Five young professionals are starting a new chapter at Colorado Public Radio as the organization’s fellowship program continues to flourish. This summer, CPR welcomed two new fellows and also hired three former fellows into regular, full-time positions.
Former fellows Sam Brasch, Michael Sakas and Rebekah Romberg joined CPR’s programming team in full-time positions this July. Brasch and Sakas will continue their work in the newsroom as general assignment reporters / producers, while Romberg focuses on music and production for CPR’s content team.
“When we launched the fellowship program, CPR was interested in finding ways to support the future of storytelling, especially here in Colorado,” says Senior Vice President of Programming Sean Nethery. “By providing a space for young journalists and content creators to tell the story of Colorado, the program is helping to secure a bright future for public radio in our state.”
Stories CPR Fellows Contributed To:
- A Small Town’s Music Program Stays Vibrant With Help From An Instrument Drive
- How A Painter Murdered During The Holocaust Inspired A Composer's 'Memory' Music
- Spared The Wrath Of Wildfire, Colorado’s Hayden Creek Trout Are On The Comeback
These stories are a testament to the unique contributions Colorado Public Radio fellows are making, and demonstrate how the program is strengthening the legacy of quality, in-depth storytelling Colorado Public Radio is known for.
“The fellowship program has had a simple, but powerful impact,” says Romberg. “In other internships, I had to be very proactive to get something out of the experience. What a difference it makes to have a program with structured opportunities to learn throughout the year, along with so many supportive mentors to offer guidance.”
As these former fellows settle into their new positions, CPR is welcoming Xandra McMahon and Rachel Ramberg as the recipients of this year’s fellowships.
Meet the incoming fellows: Xandra McMahon and Rachel Ramberg
Colorado Public Radio worked with the University of Colorado, Boulder to award this year’s fellowships to recent graduates. McMahon will be working in the newsroom, while Ramberg will be laying new ground as CPR’s first videography / photography fellow.
Originally from Colorado Springs, McMahon graduated from CU this past spring where she studied journalism and honed her craft working for the university’s digital news site, CU Independent, overseeing a staff of 50 student editors, reporters and contributors. As a student, McMahon edited podcasts, and shot, directed and wrote content for CU's film review show, Movie Buffs. She also completed an internship at KUSA 9News where she wrote digital stories and helped direct newscasts.
In addition to being awarded Colorado Public Radio’s fellowship, McMahon is also the recipient of a Regional Mark of Excellence Award from the Society of Professional Journalists for her work on the podcast episode "CU Taboo: Resurrection Church," which investigated a rumored cult in Boulder.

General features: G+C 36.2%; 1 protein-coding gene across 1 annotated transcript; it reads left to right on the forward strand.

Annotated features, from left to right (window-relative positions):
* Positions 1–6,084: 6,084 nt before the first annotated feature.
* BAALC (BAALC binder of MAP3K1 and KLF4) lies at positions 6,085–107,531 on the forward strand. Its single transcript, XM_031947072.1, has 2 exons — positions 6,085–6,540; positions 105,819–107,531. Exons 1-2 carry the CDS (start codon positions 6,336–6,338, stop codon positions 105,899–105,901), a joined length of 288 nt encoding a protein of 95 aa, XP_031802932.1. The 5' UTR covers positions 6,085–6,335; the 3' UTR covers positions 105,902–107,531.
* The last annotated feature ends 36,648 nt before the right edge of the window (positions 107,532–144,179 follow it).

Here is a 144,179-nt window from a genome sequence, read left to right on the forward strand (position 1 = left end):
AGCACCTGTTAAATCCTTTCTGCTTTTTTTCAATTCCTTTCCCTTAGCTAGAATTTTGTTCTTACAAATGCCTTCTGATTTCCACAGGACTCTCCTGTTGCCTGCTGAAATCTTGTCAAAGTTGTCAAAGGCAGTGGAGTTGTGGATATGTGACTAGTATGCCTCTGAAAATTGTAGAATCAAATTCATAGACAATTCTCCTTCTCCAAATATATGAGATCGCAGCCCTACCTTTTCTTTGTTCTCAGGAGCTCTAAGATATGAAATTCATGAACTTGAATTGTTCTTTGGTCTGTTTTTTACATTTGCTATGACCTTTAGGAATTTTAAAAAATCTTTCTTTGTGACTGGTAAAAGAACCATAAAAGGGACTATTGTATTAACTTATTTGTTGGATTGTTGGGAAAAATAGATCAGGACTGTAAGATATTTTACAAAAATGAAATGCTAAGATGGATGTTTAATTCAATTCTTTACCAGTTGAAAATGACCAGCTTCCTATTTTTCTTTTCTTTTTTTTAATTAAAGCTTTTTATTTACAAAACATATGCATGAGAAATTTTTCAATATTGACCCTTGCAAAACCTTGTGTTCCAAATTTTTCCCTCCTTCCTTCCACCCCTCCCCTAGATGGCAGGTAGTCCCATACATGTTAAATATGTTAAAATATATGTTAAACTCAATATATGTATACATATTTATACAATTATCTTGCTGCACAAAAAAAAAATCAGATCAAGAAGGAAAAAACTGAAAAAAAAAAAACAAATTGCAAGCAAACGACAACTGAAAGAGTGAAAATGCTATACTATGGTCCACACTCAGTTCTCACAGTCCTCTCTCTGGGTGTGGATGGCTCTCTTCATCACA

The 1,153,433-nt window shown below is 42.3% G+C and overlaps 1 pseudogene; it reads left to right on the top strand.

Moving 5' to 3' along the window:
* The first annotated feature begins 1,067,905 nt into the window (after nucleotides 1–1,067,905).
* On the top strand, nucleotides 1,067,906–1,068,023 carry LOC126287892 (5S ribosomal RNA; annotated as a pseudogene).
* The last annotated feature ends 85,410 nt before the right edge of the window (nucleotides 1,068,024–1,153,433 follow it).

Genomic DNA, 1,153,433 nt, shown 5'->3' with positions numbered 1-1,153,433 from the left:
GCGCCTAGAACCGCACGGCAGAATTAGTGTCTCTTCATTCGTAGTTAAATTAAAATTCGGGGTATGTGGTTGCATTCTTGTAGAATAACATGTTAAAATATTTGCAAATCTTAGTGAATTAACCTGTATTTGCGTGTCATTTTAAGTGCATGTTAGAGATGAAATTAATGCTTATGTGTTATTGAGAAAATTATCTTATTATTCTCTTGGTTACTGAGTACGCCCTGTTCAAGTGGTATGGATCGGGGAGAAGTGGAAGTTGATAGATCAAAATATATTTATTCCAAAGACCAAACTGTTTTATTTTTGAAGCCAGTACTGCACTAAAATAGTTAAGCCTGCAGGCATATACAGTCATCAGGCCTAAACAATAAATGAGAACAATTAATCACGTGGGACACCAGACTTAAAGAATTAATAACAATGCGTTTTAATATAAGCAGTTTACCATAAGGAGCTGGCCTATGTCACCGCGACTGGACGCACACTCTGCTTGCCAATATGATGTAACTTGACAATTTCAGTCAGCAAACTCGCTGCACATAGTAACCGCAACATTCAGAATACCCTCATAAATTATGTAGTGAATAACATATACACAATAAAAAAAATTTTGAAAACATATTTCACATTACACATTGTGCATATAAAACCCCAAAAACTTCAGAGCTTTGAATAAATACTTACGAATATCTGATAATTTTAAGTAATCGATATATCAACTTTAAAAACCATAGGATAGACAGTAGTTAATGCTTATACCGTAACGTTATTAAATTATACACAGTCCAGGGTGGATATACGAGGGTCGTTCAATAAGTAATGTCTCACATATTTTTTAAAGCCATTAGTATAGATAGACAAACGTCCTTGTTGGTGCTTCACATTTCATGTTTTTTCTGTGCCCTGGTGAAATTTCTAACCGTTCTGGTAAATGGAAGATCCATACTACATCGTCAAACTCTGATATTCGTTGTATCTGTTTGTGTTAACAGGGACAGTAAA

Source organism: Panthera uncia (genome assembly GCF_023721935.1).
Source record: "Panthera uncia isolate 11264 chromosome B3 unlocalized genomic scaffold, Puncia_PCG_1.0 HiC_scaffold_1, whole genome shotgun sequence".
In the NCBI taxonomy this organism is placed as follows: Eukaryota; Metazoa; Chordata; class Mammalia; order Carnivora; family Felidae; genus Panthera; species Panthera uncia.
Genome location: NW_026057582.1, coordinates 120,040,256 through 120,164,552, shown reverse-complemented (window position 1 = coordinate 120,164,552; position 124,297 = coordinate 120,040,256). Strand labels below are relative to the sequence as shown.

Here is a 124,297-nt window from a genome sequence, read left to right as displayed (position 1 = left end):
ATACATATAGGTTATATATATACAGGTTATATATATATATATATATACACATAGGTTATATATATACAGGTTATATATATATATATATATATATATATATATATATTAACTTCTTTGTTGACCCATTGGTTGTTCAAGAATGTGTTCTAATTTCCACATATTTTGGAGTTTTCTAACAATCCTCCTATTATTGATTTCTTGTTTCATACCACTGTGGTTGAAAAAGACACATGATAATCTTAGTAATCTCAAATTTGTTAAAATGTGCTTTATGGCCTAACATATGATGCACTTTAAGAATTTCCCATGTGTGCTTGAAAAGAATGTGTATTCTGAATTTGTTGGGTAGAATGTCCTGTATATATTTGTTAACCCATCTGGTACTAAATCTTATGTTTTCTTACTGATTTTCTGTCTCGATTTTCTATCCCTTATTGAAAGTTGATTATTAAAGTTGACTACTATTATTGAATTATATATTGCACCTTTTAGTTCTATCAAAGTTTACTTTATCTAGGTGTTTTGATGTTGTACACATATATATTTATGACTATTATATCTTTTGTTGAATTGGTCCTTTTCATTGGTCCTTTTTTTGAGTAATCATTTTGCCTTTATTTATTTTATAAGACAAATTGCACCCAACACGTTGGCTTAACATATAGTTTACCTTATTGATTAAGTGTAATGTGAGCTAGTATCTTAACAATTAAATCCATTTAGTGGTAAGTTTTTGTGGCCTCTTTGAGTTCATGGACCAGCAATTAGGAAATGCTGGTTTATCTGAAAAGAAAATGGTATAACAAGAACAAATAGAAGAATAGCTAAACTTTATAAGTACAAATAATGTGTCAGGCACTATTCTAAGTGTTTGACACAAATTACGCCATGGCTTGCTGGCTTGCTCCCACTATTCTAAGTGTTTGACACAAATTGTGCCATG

Also a recent CU graduate, Ramberg earned her degree in journalism with a concentration in broadcast production. She studied film and was part of the school’s technology, arts and media program where she gained valuable experience in visual storytelling. Among her achievements, Ramberg co-produced an episode for the visual podcast, “CU Science Update,” offering an in-depth look at gluten-free culture and trends, which was nominated for the 2015 Student Achievement Emmy Award from the National Academy of Television Arts and Sciences Heartland Chapter.
While both McMahon and Ramberg were drawn to CPR’s commitment to inform and enlighten Coloradans, they each bring a different perspective on the value that work provides.
“Colorado Public Radio’s focus on community and creating connections between people really inspires me,” said Ramberg. “I’m striving to make those same connections in the photos and videos I’m producing and feel deeply committed to that mission, so this opportunity is a great fit for me.”
For McMahon, the appeal was more about CPR’s quality standards. “The news values that CPR embodies were really important to me,” she says. “In studying journalism, I saw how wrong it can go. It’s refreshing to see CPR’s commitment to getting journalism right, and I’m inspired to be working side by side with journalists who share a similar ethical standard.”
About the program
Colorado Public Radio’s Fellowship Program offers recent college graduates paid opportunities to learn while working. It’s designed to develop the skills and expertise of the next generation of public radio hosts, producers and journalists, providing valuable experience while creating a continual pipeline of fresh talent behind CPR’s programming.
Since its inception in 2015, the program has supported six paid, full-time fellowships. These year-long positions are made possible by the generous support of CPR members, including leadership partners who invest $10,000 or more to support Colorado Public Radio programs and initiatives.
“What’s tremendous about this program is that we have the financial security to be able to offer these paid fellowships year after year, and to retain these talented individuals in full-time positions,” says Nethery. “It’s a testament to the powerful investment Coloradans continue to make in Colorado Public Radio, and speaks to the strength and support of our community.”